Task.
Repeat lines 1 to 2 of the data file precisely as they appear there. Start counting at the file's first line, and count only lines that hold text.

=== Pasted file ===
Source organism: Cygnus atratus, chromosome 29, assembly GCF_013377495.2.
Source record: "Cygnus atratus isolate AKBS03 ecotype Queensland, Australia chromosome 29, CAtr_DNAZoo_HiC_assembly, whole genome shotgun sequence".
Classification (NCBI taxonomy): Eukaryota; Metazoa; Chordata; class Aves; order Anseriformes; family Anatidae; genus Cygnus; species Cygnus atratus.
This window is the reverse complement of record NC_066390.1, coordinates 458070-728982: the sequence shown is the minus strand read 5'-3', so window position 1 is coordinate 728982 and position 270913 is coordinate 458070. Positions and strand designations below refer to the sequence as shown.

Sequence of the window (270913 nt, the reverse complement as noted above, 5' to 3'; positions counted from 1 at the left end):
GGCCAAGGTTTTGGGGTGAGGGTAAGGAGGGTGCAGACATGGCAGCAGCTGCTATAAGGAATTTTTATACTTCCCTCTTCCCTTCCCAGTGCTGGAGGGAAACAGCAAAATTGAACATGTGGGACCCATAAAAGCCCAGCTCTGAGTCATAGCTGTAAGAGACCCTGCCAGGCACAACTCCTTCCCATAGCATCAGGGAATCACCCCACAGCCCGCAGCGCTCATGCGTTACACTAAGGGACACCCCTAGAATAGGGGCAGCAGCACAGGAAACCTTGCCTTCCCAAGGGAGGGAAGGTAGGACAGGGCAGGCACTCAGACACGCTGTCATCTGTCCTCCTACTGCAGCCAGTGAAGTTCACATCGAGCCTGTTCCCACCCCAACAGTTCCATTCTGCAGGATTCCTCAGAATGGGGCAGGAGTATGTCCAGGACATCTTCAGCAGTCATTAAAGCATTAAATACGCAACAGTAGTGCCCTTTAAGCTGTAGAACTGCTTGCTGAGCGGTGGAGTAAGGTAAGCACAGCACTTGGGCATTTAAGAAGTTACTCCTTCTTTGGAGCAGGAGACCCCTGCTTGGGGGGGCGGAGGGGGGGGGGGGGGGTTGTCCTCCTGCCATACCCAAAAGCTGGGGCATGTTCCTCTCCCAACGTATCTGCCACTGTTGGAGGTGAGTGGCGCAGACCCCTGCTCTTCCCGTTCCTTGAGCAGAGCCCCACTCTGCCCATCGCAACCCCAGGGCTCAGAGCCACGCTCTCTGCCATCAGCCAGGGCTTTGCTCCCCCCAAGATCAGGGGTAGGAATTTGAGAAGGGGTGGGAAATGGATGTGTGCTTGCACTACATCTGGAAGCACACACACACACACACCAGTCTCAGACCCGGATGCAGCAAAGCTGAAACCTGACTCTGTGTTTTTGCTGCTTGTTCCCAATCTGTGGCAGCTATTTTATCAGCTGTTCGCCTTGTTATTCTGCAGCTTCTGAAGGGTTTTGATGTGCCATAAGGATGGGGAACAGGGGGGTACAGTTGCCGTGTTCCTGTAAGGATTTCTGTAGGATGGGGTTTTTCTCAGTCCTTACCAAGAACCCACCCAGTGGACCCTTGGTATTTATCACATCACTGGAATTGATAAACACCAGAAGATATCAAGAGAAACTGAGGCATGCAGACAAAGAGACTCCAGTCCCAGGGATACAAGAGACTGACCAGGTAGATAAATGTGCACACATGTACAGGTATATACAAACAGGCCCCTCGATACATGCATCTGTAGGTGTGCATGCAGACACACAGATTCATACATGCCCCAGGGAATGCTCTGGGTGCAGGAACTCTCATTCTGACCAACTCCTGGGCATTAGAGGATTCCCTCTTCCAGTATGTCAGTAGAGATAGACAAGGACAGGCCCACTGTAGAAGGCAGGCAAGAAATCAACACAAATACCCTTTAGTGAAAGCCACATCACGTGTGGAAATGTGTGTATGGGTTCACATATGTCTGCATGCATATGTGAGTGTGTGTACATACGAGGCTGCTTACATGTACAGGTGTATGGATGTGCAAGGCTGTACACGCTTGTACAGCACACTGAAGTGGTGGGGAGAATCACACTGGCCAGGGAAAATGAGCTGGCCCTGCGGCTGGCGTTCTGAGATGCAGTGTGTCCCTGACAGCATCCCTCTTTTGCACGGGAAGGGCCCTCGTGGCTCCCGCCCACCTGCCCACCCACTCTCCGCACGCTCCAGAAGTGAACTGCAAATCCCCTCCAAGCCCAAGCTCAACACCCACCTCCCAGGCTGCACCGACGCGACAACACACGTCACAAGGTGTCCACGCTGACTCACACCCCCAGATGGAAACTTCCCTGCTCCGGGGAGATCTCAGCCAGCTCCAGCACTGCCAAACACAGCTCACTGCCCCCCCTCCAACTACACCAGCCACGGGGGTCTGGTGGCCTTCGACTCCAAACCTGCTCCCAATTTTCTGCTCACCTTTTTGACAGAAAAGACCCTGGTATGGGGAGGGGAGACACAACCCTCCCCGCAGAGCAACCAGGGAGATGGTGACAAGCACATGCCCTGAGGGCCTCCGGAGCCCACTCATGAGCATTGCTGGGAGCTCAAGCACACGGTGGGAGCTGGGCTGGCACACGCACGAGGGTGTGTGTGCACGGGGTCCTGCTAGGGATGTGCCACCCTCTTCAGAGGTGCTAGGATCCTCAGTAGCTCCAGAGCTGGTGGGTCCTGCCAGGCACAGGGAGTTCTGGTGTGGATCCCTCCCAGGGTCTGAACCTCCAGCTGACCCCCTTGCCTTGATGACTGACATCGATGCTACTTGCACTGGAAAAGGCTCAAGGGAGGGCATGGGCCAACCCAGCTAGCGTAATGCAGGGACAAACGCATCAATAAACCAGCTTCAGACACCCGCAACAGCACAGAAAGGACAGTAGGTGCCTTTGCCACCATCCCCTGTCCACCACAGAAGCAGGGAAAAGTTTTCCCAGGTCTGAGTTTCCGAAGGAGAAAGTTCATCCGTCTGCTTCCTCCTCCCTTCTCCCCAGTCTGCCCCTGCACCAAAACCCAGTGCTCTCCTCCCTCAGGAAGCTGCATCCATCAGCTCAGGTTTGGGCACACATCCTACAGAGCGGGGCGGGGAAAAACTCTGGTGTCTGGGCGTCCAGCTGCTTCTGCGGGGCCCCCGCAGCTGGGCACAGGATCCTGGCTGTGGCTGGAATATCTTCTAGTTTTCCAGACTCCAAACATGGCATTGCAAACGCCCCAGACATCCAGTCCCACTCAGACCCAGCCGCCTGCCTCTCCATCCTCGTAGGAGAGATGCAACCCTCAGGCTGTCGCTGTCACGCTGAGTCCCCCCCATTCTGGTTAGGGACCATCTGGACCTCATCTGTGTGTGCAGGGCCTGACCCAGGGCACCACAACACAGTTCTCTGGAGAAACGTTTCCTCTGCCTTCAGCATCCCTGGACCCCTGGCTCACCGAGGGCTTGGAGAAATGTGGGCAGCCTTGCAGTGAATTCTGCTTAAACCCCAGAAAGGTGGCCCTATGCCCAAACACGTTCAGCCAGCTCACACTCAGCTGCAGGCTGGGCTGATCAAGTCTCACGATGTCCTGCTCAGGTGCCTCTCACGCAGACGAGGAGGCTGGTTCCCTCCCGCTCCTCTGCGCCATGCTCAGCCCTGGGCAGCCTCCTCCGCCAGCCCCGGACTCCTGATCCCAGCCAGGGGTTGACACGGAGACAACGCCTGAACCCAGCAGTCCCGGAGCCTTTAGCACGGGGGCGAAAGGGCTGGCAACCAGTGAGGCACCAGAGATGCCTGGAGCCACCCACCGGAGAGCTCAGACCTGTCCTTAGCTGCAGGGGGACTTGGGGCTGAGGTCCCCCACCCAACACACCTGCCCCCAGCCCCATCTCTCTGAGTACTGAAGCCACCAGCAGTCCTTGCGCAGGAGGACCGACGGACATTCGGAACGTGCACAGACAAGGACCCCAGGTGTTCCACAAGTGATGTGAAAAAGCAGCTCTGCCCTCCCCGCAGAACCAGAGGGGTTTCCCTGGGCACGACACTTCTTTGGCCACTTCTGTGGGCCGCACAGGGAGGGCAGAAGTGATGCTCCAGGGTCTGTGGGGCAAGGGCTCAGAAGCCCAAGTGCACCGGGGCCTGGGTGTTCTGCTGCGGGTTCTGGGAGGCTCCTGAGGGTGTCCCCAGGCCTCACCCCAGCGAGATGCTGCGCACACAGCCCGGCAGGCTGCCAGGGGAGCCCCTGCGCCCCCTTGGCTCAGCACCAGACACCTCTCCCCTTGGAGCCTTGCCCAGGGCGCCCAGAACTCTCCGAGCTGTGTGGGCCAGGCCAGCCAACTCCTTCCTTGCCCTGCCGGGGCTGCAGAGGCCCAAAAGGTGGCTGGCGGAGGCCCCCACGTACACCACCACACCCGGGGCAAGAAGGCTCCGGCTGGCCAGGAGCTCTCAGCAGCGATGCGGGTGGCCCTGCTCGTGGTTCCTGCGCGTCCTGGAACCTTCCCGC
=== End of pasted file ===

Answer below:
Source organism: Cygnus atratus, chromosome 29, assembly GCF_013377495.2.
Source record: "Cygnus atratus isolate AKBS03 ecotype Queensland, Australia chromosome 29, CAtr_DNAZoo_HiC_assembly, whole genome shotgun sequence".